Nigerian Film Culture and the Idea of the Nation: Nollywood and National Narration
By James Tar Tsaaior and Françoise Ugochukwu (eds.)
Collectively, the essays brought together in this book represent a discursive confluence on Nollywood as a local film culture with a global character, aspiration and reach. The governing concern of the book is that texts, including film texts, are animated by a particular sociology and anthropology which gives them concrete existence and meaning. The book argues that Nollywood, the Nigerian video film text, is deeply rooted in the sub-soil of its social and cultural milieux. Nollywood is therefore, engaged in the relentless negotiation and re-negotiation of the everyday lives of the people against the backdrop of their cultural traditions, social contradictions and the politics of their ethnic/national identity, longing and belonging. The essays weave an intricate and delicate argument about the critical role of Nollywood to the idea of nationhood and the logic of its narration with implications for language, politics and culture in Africa. The book is a valuable addition to the critical discourse on the important place of film and cinema studies in national engineering processes.
James Tar Tsaaior is a Professor in the School of Media and Communication, Pan-Atlantic University, Lagos, Nigeria where he teaches cultural communication, media/film studies, creative writing and postcolonial literatures. He is also the Director, Academic Planning of the University and editor, Journal of Cultural and Media Studies. Between 2010 – 2011, he was a Leverhulme Trust and Isaac Newton Visiting Research Fellow, Centre of African Studies, University of Cambridge, UK. He was also a visiting scholar, Centre for African American Studies, Princeton University in 2014 and Barnard College, Columbia University in 2015.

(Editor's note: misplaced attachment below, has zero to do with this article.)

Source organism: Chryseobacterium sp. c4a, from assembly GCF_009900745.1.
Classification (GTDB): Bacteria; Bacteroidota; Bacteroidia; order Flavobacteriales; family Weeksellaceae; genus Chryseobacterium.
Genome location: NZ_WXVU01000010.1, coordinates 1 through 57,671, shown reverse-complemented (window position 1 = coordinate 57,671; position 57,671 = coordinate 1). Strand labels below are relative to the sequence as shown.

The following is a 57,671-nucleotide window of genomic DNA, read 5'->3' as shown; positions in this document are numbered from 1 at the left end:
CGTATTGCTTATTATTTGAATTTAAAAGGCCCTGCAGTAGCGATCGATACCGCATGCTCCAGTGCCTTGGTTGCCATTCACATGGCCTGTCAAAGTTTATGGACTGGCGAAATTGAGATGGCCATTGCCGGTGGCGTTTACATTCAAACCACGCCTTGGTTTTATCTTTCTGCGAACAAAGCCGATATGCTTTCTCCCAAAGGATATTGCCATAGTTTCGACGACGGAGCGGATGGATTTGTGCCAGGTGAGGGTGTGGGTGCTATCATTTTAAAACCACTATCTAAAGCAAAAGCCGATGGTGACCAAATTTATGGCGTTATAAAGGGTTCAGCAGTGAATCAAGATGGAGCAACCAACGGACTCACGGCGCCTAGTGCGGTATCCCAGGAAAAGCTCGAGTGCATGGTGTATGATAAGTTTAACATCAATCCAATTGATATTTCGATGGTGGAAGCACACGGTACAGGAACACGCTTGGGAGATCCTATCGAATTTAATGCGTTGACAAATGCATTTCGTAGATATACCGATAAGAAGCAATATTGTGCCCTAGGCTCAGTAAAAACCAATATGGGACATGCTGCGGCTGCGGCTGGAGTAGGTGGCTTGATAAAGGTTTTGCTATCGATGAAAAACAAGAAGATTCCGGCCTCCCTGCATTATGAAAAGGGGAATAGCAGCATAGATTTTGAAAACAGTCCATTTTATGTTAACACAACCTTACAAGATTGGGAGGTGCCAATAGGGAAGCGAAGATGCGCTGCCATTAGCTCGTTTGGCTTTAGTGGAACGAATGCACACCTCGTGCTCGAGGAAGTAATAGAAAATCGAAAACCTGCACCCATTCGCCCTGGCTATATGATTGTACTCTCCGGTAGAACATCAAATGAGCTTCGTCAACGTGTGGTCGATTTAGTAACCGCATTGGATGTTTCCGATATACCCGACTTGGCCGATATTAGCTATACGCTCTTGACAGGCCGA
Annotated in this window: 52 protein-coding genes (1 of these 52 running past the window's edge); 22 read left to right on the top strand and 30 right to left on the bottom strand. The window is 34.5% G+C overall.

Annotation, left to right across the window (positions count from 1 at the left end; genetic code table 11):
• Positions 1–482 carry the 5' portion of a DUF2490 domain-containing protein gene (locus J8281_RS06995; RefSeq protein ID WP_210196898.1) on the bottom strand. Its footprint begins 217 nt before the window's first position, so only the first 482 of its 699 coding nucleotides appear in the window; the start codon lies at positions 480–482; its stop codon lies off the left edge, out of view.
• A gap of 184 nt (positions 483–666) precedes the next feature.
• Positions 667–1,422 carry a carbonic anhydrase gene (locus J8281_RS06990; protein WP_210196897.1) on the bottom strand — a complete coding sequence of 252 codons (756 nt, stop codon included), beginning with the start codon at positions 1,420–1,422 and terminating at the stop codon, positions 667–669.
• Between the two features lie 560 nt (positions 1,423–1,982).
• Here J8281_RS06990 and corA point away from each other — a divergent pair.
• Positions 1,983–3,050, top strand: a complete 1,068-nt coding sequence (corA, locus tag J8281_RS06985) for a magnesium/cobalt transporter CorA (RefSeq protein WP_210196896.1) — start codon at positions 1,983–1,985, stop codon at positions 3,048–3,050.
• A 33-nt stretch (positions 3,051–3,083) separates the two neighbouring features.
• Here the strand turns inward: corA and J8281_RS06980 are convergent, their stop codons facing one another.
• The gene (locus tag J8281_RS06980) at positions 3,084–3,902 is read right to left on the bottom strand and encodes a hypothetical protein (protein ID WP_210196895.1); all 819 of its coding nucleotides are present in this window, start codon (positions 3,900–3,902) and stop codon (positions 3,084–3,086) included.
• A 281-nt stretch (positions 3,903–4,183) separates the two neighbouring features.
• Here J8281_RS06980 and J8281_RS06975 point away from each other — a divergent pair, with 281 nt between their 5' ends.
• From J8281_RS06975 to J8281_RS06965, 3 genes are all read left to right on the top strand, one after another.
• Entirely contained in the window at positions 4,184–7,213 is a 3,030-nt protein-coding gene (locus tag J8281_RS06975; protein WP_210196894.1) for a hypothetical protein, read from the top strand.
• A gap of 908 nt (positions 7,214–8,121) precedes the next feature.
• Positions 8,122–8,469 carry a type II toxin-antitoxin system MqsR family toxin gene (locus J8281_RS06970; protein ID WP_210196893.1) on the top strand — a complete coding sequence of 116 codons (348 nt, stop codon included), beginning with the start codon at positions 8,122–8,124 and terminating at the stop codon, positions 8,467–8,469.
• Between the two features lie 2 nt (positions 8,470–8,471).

Françoise Ugochukwu, a Senior Research Fellow, IFRA, Ibadan, and a retired Professor from the University of Nigeria, Nsukka, is currently affiliated to the Open University (UK) and an external collaborator to the French National Centre for Scientific Research (CNRS)-LLACAN, with special interest in Nigerian (Igbo), Nollywood and Intercultural Studies. She is the author of the first Igbo-French dictionary, of several books including one on Nollywood (2013) and two on the Biafran war, and more than 155 book chapters and articles in journals worldwide. Her qualifications, professional career path and area of expertise have placed her at the crossroads between language studies, literature, anthropology, cinema and translation, as evidenced by her publications, PhD supervisions and external examinerships. Her pioneering work in the field and her longstanding contribution to the strengthening of cultural and educational ties between France and Nigeria awarded her the French national distinction of Chevalier des Palmes Académiques in 1994.